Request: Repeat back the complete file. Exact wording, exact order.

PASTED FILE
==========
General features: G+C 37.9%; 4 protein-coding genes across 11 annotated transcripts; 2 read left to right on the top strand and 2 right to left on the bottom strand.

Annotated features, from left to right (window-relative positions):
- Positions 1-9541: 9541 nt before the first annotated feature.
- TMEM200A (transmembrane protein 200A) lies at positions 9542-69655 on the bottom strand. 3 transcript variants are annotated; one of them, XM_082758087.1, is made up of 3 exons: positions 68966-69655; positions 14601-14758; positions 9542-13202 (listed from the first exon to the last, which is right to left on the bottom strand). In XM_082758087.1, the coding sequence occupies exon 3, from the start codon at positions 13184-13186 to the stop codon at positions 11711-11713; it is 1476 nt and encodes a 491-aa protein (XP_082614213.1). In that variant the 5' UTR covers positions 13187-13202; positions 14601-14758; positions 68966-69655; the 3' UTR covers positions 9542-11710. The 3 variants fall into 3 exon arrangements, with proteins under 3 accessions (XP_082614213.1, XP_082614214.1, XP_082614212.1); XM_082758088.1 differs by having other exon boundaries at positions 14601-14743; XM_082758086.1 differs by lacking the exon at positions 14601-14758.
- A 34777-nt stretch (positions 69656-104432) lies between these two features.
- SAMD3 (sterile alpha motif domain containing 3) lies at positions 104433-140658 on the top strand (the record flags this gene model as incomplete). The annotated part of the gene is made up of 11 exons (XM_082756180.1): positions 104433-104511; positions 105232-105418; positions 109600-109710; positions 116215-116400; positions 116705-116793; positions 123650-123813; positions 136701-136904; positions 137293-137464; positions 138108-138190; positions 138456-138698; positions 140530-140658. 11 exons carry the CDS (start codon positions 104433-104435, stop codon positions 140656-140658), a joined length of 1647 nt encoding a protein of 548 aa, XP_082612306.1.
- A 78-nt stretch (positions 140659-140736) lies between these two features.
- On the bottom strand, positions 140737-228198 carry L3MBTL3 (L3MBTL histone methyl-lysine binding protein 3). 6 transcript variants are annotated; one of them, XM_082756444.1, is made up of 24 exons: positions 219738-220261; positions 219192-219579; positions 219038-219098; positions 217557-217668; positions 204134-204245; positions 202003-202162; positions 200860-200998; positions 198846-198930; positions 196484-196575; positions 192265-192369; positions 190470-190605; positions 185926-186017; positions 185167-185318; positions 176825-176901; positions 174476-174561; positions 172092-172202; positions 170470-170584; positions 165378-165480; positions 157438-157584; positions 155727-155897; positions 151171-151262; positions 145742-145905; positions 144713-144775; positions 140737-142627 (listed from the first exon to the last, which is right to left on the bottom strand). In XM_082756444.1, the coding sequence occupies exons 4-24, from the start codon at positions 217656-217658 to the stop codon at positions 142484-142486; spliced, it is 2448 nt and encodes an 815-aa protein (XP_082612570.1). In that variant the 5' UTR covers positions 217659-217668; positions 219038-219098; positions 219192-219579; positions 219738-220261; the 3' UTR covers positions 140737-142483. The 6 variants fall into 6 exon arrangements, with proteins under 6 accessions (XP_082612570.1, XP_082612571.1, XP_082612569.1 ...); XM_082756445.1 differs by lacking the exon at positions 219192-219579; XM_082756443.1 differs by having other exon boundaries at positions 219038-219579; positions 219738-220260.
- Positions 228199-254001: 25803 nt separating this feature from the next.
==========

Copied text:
General features: G+C 37.9%; 4 protein-coding genes across 11 annotated transcripts; 2 read left to right on the top strand and 2 right to left on the bottom strand.

Annotated features, from left to right (window-relative positions):
- Positions 1-9541: 9541 nt before the first annotated feature.
- TMEM200A (transmembrane protein 200A) lies at positions 9542-69655 on the bottom strand. 3 transcript variants are annotated; one of them, XM_082758087.1, is made up of 3 exons: positions 68966-69655; positions 14601-14758; positions 9542-13202 (listed from the first exon to the last, which is right to left on the bottom strand). In XM_082758087.1, the coding sequence occupies exon 3, from the start codon at positions 13184-13186 to the stop codon at positions 11711-11713; it is 1476 nt and encodes a 491-aa protein (XP_082614213.1). In that variant the 5' UTR covers positions 13187-13202; positions 14601-14758; positions 68966-69655; the 3' UTR covers positions 9542-11710. The 3 variants fall into 3 exon arrangements, with proteins under 3 accessions (XP_082614213.1, XP_082614214.1, XP_082614212.1); XM_082758088.1 differs by having other exon boundaries at positions 14601-14743; XM_082758086.1 differs by lacking the exon at positions 14601-14758.
- A 34777-nt stretch (positions 69656-104432) lies between these two features.
- SAMD3 (sterile alpha motif domain containing 3) lies at positions 104433-140658 on the top strand (the record flags this gene model as incomplete). The annotated part of the gene is made up of 11 exons (XM_082756180.1): positions 104433-104511; positions 105232-105418; positions 109600-109710; positions 116215-116400; positions 116705-116793; positions 123650-123813; positions 136701-136904; positions 137293-137464; positions 138108-138190; positions 138456-138698; positions 140530-140658. 11 exons carry the CDS (start codon positions 104433-104435, stop codon positions 140656-140658), a joined length of 1647 nt encoding a protein of 548 aa, XP_082612306.1.
- A 78-nt stretch (positions 140659-140736) lies between these two features.
- On the bottom strand, positions 140737-228198 carry L3MBTL3 (L3MBTL histone methyl-lysine binding protein 3). 6 transcript variants are annotated; one of them, XM_082756444.1, is made up of 24 exons: positions 219738-220261; positions 219192-219579; positions 219038-219098; positions 217557-217668; positions 204134-204245; positions 202003-202162; positions 200860-200998; positions 198846-198930; positions 196484-196575; positions 192265-192369; positions 190470-190605; positions 185926-186017; positions 185167-185318; positions 176825-176901; positions 174476-174561; positions 172092-172202; positions 170470-170584; positions 165378-165480; positions 157438-157584; positions 155727-155897; positions 151171-151262; positions 145742-145905; positions 144713-144775; positions 140737-142627 (listed from the first exon to the last, which is right to left on the bottom strand). In XM_082756444.1, the coding sequence occupies exons 4-24, from the start codon at positions 217656-217658 to the stop codon at positions 142484-142486; spliced, it is 2448 nt and encodes an 815-aa protein (XP_082612570.1). In that variant the 5' UTR covers positions 217659-217668; positions 219038-219098; positions 219192-219579; positions 219738-220261; the 3' UTR covers positions 140737-142483. The 6 variants fall into 6 exon arrangements, with proteins under 6 accessions (XP_082612570.1, XP_082612571.1, XP_082612569.1 ...); XM_082756445.1 differs by lacking the exon at positions 219192-219579; XM_082756443.1 differs by having other exon boundaries at positions 219038-219579; positions 219738-220260.
- Positions 228199-254001: 25803 nt separating this feature from the next.